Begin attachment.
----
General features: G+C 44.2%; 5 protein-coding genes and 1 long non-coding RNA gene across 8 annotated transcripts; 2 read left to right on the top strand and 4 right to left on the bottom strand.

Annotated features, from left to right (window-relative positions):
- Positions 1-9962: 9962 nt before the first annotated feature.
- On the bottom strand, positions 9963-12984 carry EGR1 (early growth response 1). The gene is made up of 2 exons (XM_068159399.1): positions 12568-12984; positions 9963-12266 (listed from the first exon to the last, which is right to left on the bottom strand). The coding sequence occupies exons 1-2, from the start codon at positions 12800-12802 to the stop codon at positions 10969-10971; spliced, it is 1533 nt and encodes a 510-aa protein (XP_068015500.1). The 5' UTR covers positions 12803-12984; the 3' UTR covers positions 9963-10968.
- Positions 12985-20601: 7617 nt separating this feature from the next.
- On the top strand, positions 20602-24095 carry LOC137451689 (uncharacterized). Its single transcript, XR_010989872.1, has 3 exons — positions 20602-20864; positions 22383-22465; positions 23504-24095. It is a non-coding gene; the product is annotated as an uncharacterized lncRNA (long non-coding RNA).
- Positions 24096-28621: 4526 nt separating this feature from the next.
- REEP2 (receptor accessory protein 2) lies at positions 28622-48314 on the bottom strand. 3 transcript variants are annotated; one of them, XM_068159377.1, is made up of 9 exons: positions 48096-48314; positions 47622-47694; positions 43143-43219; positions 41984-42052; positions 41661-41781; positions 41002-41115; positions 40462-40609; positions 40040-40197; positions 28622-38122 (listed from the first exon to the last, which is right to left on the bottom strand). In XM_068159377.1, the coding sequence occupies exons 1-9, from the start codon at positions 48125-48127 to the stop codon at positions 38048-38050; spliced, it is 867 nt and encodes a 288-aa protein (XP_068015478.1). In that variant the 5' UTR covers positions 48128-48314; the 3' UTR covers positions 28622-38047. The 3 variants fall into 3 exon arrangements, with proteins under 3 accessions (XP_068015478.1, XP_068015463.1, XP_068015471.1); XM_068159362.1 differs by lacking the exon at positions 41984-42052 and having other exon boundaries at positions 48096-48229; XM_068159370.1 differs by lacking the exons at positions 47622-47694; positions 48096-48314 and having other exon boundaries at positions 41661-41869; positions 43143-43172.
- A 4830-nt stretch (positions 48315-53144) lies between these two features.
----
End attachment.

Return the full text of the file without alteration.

General features: G+C 44.2%; 5 protein-coding genes and 1 long non-coding RNA gene across 8 annotated transcripts; 2 read left to right on the top strand and 4 right to left on the bottom strand.

Annotated features, from left to right (window-relative positions):
- Positions 1-9962: 9962 nt before the first annotated feature.
- On the bottom strand, positions 9963-12984 carry EGR1 (early growth response 1). The gene is made up of 2 exons (XM_068159399.1): positions 12568-12984; positions 9963-12266 (listed from the first exon to the last, which is right to left on the bottom strand). The coding sequence occupies exons 1-2, from the start codon at positions 12800-12802 to the stop codon at positions 10969-10971; spliced, it is 1533 nt and encodes a 510-aa protein (XP_068015500.1). The 5' UTR covers positions 12803-12984; the 3' UTR covers positions 9963-10968.
- Positions 12985-20601: 7617 nt separating this feature from the next.
- On the top strand, positions 20602-24095 carry LOC137451689 (uncharacterized). Its single transcript, XR_010989872.1, has 3 exons — positions 20602-20864; positions 22383-22465; positions 23504-24095. It is a non-coding gene; the product is annotated as an uncharacterized lncRNA (long non-coding RNA).
- Positions 24096-28621: 4526 nt separating this feature from the next.
- REEP2 (receptor accessory protein 2) lies at positions 28622-48314 on the bottom strand. 3 transcript variants are annotated; one of them, XM_068159377.1, is made up of 9 exons: positions 48096-48314; positions 47622-47694; positions 43143-43219; positions 41984-42052; positions 41661-41781; positions 41002-41115; positions 40462-40609; positions 40040-40197; positions 28622-38122 (listed from the first exon to the last, which is right to left on the bottom strand). In XM_068159377.1, the coding sequence occupies exons 1-9, from the start codon at positions 48125-48127 to the stop codon at positions 38048-38050; spliced, it is 867 nt and encodes a 288-aa protein (XP_068015478.1). In that variant the 5' UTR covers positions 48128-48314; the 3' UTR covers positions 28622-38047. The 3 variants fall into 3 exon arrangements, with proteins under 3 accessions (XP_068015478.1, XP_068015463.1, XP_068015471.1); XM_068159362.1 differs by lacking the exon at positions 41984-42052 and having other exon boundaries at positions 48096-48229; XM_068159370.1 differs by lacking the exons at positions 47622-47694; positions 48096-48314 and having other exon boundaries at positions 41661-41869; positions 43143-43172.
- A 4830-nt stretch (positions 48315-53144) lies between these two features.